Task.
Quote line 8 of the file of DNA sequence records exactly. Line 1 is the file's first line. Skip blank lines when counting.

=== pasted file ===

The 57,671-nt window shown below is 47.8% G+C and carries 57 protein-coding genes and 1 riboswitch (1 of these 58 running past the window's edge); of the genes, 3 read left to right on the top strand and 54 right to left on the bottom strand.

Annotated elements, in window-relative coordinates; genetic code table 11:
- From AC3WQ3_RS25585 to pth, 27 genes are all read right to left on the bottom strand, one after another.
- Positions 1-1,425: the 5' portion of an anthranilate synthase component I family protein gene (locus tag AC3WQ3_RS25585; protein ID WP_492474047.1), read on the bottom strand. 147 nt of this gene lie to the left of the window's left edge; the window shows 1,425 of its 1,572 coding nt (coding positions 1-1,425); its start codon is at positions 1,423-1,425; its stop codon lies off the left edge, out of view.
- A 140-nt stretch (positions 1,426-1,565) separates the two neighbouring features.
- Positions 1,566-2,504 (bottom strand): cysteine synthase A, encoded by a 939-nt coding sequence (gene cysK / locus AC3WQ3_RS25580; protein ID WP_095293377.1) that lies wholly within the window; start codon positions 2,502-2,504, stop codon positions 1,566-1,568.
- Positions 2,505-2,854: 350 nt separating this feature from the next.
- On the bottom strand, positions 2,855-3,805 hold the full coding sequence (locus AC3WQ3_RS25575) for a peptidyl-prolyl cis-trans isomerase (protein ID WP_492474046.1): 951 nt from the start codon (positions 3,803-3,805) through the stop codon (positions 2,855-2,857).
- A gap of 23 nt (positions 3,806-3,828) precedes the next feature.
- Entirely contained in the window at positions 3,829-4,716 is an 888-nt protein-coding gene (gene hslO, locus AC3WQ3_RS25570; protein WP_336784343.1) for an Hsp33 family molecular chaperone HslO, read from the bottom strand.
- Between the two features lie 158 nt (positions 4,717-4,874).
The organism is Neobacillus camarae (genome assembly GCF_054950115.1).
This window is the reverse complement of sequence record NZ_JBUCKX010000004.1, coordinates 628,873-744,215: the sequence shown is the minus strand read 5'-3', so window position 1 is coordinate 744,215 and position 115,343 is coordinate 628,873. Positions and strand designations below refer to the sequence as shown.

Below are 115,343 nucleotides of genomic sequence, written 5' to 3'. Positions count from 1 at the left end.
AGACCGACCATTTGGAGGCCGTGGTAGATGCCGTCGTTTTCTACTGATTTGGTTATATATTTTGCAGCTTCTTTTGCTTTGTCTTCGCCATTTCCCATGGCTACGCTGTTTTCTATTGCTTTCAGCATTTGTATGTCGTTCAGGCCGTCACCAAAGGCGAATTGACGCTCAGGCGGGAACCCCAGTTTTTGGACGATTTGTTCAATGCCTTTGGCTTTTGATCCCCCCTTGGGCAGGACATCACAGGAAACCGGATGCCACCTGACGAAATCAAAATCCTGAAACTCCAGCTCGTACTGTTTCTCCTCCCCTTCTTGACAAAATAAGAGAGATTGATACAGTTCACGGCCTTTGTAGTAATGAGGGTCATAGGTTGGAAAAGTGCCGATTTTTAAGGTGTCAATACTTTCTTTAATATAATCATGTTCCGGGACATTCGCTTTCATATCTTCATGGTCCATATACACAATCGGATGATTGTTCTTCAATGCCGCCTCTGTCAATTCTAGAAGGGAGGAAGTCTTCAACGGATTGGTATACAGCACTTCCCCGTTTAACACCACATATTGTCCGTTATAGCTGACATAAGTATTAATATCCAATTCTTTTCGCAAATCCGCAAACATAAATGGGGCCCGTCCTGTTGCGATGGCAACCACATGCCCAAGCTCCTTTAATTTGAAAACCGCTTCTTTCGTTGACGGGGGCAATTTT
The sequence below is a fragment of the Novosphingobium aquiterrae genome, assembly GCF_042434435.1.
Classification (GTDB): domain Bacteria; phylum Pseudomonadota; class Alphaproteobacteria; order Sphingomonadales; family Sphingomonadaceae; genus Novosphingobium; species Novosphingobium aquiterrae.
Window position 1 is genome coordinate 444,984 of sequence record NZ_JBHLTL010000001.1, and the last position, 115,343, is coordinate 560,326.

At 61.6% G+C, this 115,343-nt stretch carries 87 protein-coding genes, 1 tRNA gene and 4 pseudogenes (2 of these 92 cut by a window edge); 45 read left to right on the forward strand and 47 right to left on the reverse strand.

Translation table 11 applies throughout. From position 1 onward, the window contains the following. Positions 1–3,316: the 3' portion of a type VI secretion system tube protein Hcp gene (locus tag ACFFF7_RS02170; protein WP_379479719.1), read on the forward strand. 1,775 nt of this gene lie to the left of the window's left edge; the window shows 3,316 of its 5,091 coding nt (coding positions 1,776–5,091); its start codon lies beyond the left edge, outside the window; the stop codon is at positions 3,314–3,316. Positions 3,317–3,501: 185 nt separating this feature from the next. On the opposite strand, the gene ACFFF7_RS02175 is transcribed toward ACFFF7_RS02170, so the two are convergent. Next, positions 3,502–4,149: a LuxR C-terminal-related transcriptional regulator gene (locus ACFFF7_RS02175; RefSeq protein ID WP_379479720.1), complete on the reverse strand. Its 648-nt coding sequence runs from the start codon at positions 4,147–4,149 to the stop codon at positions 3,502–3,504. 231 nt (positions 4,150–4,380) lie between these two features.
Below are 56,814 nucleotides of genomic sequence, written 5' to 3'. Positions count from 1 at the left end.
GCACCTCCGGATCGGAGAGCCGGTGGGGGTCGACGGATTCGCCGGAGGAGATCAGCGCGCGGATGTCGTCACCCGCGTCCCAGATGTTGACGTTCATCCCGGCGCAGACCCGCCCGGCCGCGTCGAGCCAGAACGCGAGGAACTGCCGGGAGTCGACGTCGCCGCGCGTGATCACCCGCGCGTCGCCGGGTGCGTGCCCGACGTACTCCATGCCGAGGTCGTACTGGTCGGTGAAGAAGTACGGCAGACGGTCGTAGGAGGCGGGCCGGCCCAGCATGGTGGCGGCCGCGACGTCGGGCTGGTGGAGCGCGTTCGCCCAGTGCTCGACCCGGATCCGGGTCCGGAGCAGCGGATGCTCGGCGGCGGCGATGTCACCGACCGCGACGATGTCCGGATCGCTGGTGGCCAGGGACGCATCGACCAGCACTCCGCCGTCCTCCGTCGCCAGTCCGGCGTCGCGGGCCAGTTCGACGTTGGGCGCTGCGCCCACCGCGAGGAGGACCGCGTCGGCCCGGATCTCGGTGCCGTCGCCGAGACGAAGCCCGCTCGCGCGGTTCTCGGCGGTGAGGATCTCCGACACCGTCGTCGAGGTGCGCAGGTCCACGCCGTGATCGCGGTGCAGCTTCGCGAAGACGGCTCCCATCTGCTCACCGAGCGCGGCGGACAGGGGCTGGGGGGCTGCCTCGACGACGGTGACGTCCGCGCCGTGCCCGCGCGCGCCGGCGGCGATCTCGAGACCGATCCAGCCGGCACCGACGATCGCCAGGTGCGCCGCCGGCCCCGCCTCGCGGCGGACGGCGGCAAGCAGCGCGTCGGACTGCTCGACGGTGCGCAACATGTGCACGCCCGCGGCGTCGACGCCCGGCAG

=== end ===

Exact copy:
- On the bottom strand, positions 2,855-3,805 hold the full coding sequence (locus AC3WQ3_RS25575) for a peptidyl-prolyl cis-trans isomerase (protein ID WP_492474046.1): 951 nt from the start codon (positions 3,803-3,805) through the stop codon (positions 2,855-2,857).